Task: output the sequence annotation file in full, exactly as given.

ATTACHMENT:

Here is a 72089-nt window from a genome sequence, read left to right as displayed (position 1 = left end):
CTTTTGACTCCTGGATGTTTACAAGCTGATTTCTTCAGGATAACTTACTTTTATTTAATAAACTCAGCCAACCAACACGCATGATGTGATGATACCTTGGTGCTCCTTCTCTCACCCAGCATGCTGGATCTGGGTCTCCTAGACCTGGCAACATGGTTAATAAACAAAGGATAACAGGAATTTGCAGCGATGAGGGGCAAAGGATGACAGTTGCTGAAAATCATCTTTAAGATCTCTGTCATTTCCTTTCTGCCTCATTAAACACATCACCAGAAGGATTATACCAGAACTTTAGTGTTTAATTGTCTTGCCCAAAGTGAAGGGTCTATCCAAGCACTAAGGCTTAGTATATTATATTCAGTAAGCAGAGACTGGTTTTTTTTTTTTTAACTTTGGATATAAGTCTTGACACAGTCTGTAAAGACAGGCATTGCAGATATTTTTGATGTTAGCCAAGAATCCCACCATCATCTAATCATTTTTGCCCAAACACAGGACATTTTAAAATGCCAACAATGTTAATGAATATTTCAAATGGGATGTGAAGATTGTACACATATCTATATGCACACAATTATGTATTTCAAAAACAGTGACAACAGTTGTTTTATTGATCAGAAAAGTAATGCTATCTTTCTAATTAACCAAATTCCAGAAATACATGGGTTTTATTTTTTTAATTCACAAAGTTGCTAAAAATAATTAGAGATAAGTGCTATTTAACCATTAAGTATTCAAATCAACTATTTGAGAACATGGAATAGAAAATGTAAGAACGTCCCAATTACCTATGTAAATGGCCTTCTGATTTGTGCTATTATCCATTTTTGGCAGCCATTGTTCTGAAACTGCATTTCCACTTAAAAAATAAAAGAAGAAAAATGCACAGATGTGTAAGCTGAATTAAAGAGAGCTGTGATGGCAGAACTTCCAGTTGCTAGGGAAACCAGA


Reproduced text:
Here is a 72089-nt window from a genome sequence, read left to right as displayed (position 1 = left end):
CTTTTGACTCCTGGATGTTTACAAGCTGATTTCTTCAGGATAACTTACTTTTATTTAATAAACTCAGCCAACCAACACGCATGATGTGATGATACCTTGGTGCTCCTTCTCTCACCCAGCATGCTGGATCTGGGTCTCCTAGACCTGGCAACATGGTTAATAAACAAAGGATAACAGGAATTTGCAGCGATGAGGGGCAAAGGATGACAGTTGCTGAAAATCATCTTTAAGATCTCTGTCATTTCCTTTCTGCCTCATTAAACACATCACCAGAAGGATTATACCAGAACTTTAGTGTTTAATTGTCTTGCCCAAAGTGAAGGGTCTATCCAAGCACTAAGGCTTAGTATATTATATTCAGTAAGCAGAGACTGGTTTTTTTTTTTTTAACTTTGGATATAAGTCTTGACACAGTCTGTAAAGACAGGCATTGCAGATATTTTTGATGTTAGCCAAGAATCCCACCATCATCTAATCATTTTTGCCCAAACACAGGACATTTTAAAATGCCAACAATGTTAATGAATATTTCAAATGGGATGTGAAGATTGTACACATATCTATATGCACACAATTATGTATTTCAAAAACAGTGACAACAGTTGTTTTATTGATCAGAAAAGTAATGCTATCTTTCTAATTAACCAAATTCCAGAAATACATGGGTTTTATTTTTTTAATTCACAAAGTTGCTAAAAATAATTAGAGATAAGTGCTATTTAACCATTAAGTATTCAAATCAACTATTTGAGAACATGGAATAGAAAATGTAAGAACGTCCCAATTACCTATGTAAATGGCCTTCTGATTTGTGCTATTATCCATTTTTGGCAGCCATTGTTCTGAAACTGCATTTCCACTTAAAAAATAAAAGAAGAAAAATGCACAGATGTGTAAGCTGAATTAAAGAGAGCTGTGATGGCAGAACTTCCAGTTGCTAGGGAAACCAGA